Why cannot a user below 1000 reputation points have an expanded usercard?

I'm aware of what is mentioned on Privileges page. It says only an Established User can make his/her expanded usercard available to others i.e. a user can see a expanded usercard of all the established users but the latter can't see such of a <1000 rep user.

What's the point you want to make?

I couldn't understand why this expanded usercard is considered a privilege at all!

To my understanding, a privilege granted to a user is something that has the potential to affect this website, viz comments, chat, meta, up/down-vote, post Q/A, bounty, edit, (close, open, delete) a question, etc. All of them makes sense to be granted as a privilege since otherwise, the chances of abuse are high by an inexperienced user.

But how come an expanded usercard fits this definition? It certainly (whether it is available or not) doesn't affect the quality/quantity of the content on this website at all.

IMO it should be available to everyone.

Did you do Google?

I found this link on blog.stackoverflow.com (by Jeff Atwood):

We treat the expanding user card as a bit of a privilege, so you must have 1,000 or more reputation for it to appear. Any user with less than 1k rep will not have a user card hover by definition. And, of course, there has to be a reasonably complete user profile, otherwise there’s nothing to show!

The reasoning for having an expanded usercard is given as:

I belatedly realized we weren’t making it easy to discover information about the smart people answering all those questions. Sure, we show the basics (reputation, name, badges) in the default User Card that every post is “signed” with — but that gives you the barest of context into the person answering, or their professional background in the topic.

To rectify that, we now have improved User Cards that expand when you hover over the avatar, displaying location, key links, and an excerpt of the “About Me” field:

So now you can quickly discover a bit more about the human being who wrote that post — without needing to click all the way through to their user page.


There are some other subtle ways we try to keep this user card hover useful, such as prioritizing any “identity” links like Twitter, Facebook, Linked In, Google+, etcetera — and you can override the excerpt for total control of what displays on your expanded User Card. See our meta post for more detail.

I can fathom what good the expanded usercard serves, but nowhere Jeff mentioned the proper reasoning for making this as a privilege.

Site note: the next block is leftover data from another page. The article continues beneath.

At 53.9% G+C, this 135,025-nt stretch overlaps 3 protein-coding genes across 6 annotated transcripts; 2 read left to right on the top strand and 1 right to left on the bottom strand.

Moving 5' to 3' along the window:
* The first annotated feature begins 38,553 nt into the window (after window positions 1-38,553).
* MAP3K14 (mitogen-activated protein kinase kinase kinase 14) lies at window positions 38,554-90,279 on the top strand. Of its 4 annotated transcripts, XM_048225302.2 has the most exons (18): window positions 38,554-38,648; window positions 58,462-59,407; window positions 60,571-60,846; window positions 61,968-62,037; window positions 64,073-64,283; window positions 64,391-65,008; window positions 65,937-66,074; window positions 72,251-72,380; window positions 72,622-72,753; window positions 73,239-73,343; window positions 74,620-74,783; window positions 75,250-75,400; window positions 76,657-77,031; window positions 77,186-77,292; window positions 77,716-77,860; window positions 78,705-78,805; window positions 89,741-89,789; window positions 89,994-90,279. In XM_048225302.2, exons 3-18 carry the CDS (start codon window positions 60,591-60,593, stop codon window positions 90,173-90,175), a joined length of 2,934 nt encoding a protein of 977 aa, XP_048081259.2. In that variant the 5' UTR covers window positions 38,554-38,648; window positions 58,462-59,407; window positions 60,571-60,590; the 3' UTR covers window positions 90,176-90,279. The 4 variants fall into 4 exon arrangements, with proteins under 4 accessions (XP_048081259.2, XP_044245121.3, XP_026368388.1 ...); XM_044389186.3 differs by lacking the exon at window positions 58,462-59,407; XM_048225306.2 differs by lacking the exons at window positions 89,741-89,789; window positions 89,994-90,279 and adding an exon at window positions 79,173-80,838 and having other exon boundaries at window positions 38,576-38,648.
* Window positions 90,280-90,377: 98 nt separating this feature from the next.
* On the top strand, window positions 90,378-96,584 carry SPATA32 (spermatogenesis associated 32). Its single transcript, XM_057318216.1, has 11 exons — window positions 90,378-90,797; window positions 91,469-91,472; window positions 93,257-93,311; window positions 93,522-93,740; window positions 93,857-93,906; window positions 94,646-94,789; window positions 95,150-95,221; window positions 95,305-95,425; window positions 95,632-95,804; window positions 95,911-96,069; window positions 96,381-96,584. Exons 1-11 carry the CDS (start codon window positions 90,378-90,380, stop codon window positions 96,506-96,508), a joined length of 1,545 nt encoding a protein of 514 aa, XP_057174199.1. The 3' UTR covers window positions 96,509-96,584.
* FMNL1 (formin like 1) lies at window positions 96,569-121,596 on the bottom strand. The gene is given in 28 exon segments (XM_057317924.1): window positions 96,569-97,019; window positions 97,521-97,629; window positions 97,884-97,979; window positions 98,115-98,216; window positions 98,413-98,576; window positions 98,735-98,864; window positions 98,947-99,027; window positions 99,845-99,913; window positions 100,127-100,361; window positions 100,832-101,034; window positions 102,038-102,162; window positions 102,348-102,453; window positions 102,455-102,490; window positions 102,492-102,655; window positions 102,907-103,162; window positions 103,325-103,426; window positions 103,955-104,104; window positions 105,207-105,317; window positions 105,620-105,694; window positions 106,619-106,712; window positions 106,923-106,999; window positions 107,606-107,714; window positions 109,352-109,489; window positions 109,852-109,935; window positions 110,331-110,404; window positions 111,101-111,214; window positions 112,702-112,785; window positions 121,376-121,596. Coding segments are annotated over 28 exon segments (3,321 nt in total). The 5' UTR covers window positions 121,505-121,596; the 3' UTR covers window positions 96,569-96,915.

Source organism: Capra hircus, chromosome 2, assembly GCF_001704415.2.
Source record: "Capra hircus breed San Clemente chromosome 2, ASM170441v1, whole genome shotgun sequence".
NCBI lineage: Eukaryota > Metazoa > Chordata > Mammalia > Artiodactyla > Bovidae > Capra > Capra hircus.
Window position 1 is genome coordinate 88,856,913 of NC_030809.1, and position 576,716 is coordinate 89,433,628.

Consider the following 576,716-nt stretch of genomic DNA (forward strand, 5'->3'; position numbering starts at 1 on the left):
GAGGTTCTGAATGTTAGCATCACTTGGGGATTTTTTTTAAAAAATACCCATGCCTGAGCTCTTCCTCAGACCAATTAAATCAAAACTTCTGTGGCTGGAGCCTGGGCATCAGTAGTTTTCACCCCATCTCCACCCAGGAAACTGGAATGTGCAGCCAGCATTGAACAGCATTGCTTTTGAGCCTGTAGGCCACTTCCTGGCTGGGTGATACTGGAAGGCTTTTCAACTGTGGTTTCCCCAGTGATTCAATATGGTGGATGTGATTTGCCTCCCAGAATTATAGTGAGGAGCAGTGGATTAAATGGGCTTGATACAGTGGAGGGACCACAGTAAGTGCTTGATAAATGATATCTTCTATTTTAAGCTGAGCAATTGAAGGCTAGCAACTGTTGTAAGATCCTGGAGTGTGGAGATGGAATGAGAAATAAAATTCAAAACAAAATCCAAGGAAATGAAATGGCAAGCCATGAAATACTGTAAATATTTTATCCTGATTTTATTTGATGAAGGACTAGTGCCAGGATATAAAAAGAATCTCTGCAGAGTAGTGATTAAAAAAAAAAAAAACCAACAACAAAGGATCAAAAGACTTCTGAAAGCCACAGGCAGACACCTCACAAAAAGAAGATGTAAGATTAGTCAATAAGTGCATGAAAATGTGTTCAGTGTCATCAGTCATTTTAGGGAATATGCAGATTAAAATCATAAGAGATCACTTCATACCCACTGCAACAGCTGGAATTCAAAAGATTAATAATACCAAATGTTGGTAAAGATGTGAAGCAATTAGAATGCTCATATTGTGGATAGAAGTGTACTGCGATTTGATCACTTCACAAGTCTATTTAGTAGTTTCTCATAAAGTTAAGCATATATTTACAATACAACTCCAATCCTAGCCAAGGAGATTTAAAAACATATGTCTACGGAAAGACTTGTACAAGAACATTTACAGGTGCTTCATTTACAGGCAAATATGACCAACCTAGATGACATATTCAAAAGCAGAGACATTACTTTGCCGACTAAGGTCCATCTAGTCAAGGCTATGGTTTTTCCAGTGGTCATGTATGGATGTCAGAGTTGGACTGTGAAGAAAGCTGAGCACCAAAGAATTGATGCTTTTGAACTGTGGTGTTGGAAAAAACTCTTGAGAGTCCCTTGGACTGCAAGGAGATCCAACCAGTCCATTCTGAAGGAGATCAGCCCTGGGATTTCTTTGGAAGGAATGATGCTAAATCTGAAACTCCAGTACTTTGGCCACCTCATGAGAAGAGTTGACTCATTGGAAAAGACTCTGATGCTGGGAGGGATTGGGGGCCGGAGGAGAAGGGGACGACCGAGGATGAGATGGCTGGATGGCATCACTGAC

Is there something inherently missing/wrong in my definition of privileges, or does there exist no strong reason for having the said feature as a privilege?


3 Answers 3


To my understanding, a privilege granted to a user is something that has the potential to affect this website [...]

Often, yes. But it doesn't have to be. A "privilege" in the context of our sites is simply something you unlock - a feature, like the expanded user card, fits that definition.

The expanded user card is simply a perk, a reward given to someone for reaching 1000 reputation (along with the ability to see vote counts and create read-only chat rooms).


It's true that the expanded usercard is different from other privileges in that it's not an extra ability. But it still serves purpose as an unlockable achievement. It's nice to occasionally "win" something that doesn't carry an (implicit or imagined) obligation of doing something extra, like the ability to cast close votes does.

Rather than remove this unlockable, we should add more of them... at least, according to Jon Ericson:

I'm looking for unlockables that could be spread around reputation levels like tapas dishes.


Another possible reason is that the about info of low rep users might sometimes be SPAM. (I don't have data to back this claim, it's just an assumption).

  • 3
    Good point, but if you can elaborate on this, adding examples and link to existing discussions about it, it will really improve this answer. Commented May 25, 2015 at 10:28
  • No need to delete, just saying that in its current state the answer is "OK", while it can be edited to shape, making it "Good". :) Commented May 25, 2015 at 10:52
  • That may be true (regardless of any data to back this claim). However, could you explain how having SPAM in the info of a user will have any impact on the website? Hovering over the avatar of this spammer is optional by any other user, and since the SPAM isn't visible anywhere on the website (other than deliberately hovering or vising the spammer's profile), I see no reason why should it be restricted for <1000 rep users.
    – 286110
    Commented May 25, 2015 at 11:08
  • 1
    @Firelord That's not really how it works logically. You need a reason to do something; not doing is the default state. Why should SE help users with minimal contribution advertise themselves? It's a reward.
    – user154510
    Commented May 25, 2015 at 13:00
  • @MatthewRead IMO you actually posted an answer as a comment, though brief it is. Your comment used in the context of the reasoning by Jeff answers the question well. Thanks! Could you please post it as an answer, or did you avoid it by posting it as a comment?
    – 286110
    Commented May 25, 2015 at 14:09
  • 1
    @Firelord I think Anna is basically saying the same thing in her answer.
    – user154510
    Commented May 25, 2015 at 15:41
  • @MatthewRead I already upvoted it because she gave an alternate definition of what SE considers a "privilege". However, it wasn't enough to answer my question since it was a very generalized answer to me. Your comment about SE helping established users to advertise more easily via this privilege does the job here. Anyhow, if you don't want to answer explicitly then fine by me.
    – 286110
    Commented May 25, 2015 at 15:48

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